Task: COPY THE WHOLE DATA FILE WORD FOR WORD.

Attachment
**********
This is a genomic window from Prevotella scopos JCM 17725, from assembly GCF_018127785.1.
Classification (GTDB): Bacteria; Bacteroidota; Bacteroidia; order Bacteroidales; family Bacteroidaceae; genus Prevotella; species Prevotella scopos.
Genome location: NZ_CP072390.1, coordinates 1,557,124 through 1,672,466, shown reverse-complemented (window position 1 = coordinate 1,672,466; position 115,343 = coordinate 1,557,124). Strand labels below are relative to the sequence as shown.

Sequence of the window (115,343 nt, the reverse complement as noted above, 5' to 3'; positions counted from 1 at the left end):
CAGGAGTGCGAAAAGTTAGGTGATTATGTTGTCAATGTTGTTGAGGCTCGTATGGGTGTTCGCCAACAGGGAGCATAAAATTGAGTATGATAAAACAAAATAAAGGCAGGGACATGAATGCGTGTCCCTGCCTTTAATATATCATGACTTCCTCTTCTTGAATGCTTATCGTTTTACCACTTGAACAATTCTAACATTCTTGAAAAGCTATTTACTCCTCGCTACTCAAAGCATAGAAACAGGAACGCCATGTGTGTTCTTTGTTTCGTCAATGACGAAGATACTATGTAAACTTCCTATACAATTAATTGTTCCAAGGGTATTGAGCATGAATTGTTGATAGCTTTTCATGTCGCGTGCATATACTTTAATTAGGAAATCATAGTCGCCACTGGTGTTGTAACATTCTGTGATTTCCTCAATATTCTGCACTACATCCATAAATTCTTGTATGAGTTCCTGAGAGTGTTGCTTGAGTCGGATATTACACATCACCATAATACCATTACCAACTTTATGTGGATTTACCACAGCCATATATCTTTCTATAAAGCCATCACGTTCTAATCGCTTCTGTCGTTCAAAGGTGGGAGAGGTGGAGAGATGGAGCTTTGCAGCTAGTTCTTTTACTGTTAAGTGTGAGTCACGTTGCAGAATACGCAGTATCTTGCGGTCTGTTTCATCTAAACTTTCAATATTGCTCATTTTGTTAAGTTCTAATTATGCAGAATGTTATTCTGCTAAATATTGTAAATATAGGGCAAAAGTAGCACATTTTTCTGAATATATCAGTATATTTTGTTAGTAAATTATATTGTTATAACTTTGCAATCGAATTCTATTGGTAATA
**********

This is a genomic window from Prevotella scopos JCM 17725, from assembly GCF_018127785.1.
Classification (GTDB): Bacteria; Bacteroidota; Bacteroidia; order Bacteroidales; family Bacteroidaceae; genus Prevotella; species Prevotella scopos.
Genome location: NZ_CP072390.1, coordinates 1,557,124 through 1,672,466, shown reverse-complemented (window position 1 = coordinate 1,672,466; position 115,343 = coordinate 1,557,124). Strand labels below are relative to the sequence as shown.

Sequence of the window (115,343 nt, the reverse complement as noted above, 5' to 3'; positions counted from 1 at the left end):
CAGGAGTGCGAAAAGTTAGGTGATTATGTTGTCAATGTTGTTGAGGCTCGTATGGGTGTTCGCCAACAGGGAGCATAAAATTGAGTATGATAAAACAAAATAAAGGCAGGGACATGAATGCGTGTCCCTGCCTTTAATATATCATGACTTCCTCTTCTTGAATGCTTATCGTTTTACCACTTGAACAATTCTAACATTCTTGAAAAGCTATTTACTCCTCGCTACTCAAAGCATAGAAACAGGAACGCCATGTGTGTTCTTTGTTTCGTCAATGACGAAGATACTATGTAAACTTCCTATACAATTAATTGTTCCAAGGGTATTGAGCATGAATTGTTGATAGCTTTTCATGTCGCGTGCATATACTTTAATTAGGAAATCATAGTCGCCACTGGTGTTGTAACATTCTGTGATTTCCTCAATATTCTGCACTACATCCATAAATTCTTGTATGAGTTCCTGAGAGTGTTGCTTGAGTCGGATATTACACATCACCATAATACCATTACCAACTTTATGTGGATTTACCACAGCCATATATCTTTCTATAAAGCCATCACGTTCTAATCGCTTCTGTCGTTCAAAGGTGGGAGAGGTGGAGAGATGGAGCTTTGCAGCTAGTTCTTTTACTGTTAAGTGTGAGTCACGTTGCAGAATACGCAGTATCTTGCGGTCTGTTTCATCTAAACTTTCAATATTGCTCATTTTGTTAAGTTCTAATTATGCAGAATGTTATTCTGCTAAATATTGTAAATATAGGGCAAAAGTAGCACATTTTTCTGAATATATCAGTATATTTTGTTAGTAAATTATATTGTTATAACTTTGCAATCGAATTCTATTGGTAATA